As the large number of review articles in recent memory demonstrates, research on behavioral ethics in organizations has exploded (e.g., Bazerman and Gino 2012; Kish-Gephart, Harrison, and Treviño 2010; Tenbrunsel and Smith-Crowe 2008; Treviño, den Nieuwenboer, and Kish-Gephart 2014; Treviño, Weaver, and Reynolds 2006; Weaver, Reynolds, and Brown 2014). Scholars in this area focus on individuals’ ethical judgments, decisions, and behaviors, particularly those relevant to organizations. Treviño and colleagues (2014) trace the beginnings of this field to the 1980s and describe the overall endeavor like this: “Most research in the field begins with the premise that ethical behavior in organizations is good and unethical behavior is bad, and that understanding the predictors of each can help organizations produce more of the former and less of the latter” (p. 637). We find this description to be not only apt but also illuminating. It highlights something that those of us working in this area seem to take for granted: our theoretical focus should be on the predictor side of the model. While we struggle to achieve a degree of parsimony out of the kaleidoscope of possibilities on the predictor side of the equation, we tend to keep things simple on the criterion side (i.e., the outcomes we study). There is ethical and unethical. Usually, we focus on predicting unethical outcomes.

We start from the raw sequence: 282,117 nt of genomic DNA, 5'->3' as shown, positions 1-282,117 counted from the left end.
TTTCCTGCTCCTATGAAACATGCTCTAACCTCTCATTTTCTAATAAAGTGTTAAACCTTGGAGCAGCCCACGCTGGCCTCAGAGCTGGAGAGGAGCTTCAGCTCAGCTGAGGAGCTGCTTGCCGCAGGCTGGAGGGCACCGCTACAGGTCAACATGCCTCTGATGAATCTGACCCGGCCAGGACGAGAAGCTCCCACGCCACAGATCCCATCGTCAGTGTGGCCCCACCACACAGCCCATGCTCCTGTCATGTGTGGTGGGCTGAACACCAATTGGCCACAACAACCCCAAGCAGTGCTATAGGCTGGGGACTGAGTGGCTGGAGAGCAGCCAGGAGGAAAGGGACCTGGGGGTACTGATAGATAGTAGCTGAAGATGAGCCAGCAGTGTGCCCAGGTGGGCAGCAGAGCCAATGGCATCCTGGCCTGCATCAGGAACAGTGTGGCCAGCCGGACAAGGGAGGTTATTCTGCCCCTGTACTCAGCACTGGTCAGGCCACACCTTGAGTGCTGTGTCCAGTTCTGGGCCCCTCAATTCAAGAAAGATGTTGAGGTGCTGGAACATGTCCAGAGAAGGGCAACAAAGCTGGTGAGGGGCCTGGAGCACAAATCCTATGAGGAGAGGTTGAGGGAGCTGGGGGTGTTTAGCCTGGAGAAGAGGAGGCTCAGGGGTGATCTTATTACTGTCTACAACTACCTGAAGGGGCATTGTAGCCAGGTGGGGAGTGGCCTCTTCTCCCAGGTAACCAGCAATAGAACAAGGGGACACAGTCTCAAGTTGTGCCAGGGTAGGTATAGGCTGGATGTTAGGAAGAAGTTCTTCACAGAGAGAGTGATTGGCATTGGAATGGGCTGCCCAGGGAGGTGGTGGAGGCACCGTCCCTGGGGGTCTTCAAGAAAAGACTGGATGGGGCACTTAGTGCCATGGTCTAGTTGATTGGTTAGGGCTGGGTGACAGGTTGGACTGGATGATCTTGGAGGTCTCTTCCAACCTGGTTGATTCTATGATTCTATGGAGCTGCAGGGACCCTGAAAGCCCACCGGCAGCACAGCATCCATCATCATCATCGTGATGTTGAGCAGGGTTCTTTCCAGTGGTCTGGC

The cost of relative inattention to theory development on the criterion side is ultimately an impoverishment of theory more generally. We often vaguely refer to “unethical” behavior without acknowledging the potential for conceptual complexity. Such complexity surely holds implications for theorizing on the predictor side. In the long run, we cannot expect our theories to systematically connect predictors with outcomes when we have not specified the nature of the outcomes. Our contention is that, to the end of systematic theorizing, as a field we should take the theoretical substance of outcomes seriously, meaning that we should focus theory development not only on the predictor side of the equation but also on the criterion side.
In order to support our contention, we report the results of a somewhat unconventional literature review. First, we review the outcomes employed by those studying behavioral ethics in organizations. Though there are numerous reviews to date, they are organized around the predictors of unethical outcomes.